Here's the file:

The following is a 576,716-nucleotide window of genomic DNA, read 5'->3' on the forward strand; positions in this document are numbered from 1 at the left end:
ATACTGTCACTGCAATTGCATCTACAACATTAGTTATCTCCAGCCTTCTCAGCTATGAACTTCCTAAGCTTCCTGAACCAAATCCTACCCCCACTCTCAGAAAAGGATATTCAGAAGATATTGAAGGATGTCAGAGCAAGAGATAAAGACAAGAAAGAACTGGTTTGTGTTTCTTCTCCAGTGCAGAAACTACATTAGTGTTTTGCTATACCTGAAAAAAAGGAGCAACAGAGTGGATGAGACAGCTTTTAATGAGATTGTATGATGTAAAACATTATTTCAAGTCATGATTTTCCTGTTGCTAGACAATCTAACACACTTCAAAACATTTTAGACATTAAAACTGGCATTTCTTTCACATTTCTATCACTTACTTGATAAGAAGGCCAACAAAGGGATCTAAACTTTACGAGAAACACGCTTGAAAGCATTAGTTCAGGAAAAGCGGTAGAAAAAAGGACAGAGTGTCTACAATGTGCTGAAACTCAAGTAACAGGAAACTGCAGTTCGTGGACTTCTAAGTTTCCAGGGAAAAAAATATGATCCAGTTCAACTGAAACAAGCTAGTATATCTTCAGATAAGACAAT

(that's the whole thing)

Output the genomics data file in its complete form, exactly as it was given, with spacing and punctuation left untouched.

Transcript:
The following is a 576,716-nucleotide window of genomic DNA, read 5'->3' on the forward strand; positions in this document are numbered from 1 at the left end:
ATACTGTCACTGCAATTGCATCTACAACATTAGTTATCTCCAGCCTTCTCAGCTATGAACTTCCTAAGCTTCCTGAACCAAATCCTACCCCCACTCTCAGAAAAGGATATTCAGAAGATATTGAAGGATGTCAGAGCAAGAGATAAAGACAAGAAAGAACTGGTTTGTGTTTCTTCTCCAGTGCAGAAACTACATTAGTGTTTTGCTATACCTGAAAAAAAGGAGCAACAGAGTGGATGAGACAGCTTTTAATGAGATTGTATGATGTAAAACATTATTTCAAGTCATGATTTTCCTGTTGCTAGACAATCTAACACACTTCAAAACATTTTAGACATTAAAACTGGCATTTCTTTCACATTTCTATCACTTACTTGATAAGAAGGCCAACAAAGGGATCTAAACTTTACGAGAAACACGCTTGAAAGCATTAGTTCAGGAAAAGCGGTAGAAAAAAGGACAGAGTGTCTACAATGTGCTGAAACTCAAGTAACAGGAAACTGCAGTTCGTGGACTTCTAAGTTTCCAGGGAAAAAAATATGATCCAGTTCAACTGAAACAAGCTAGTATATCTTCAGATAAGACAAT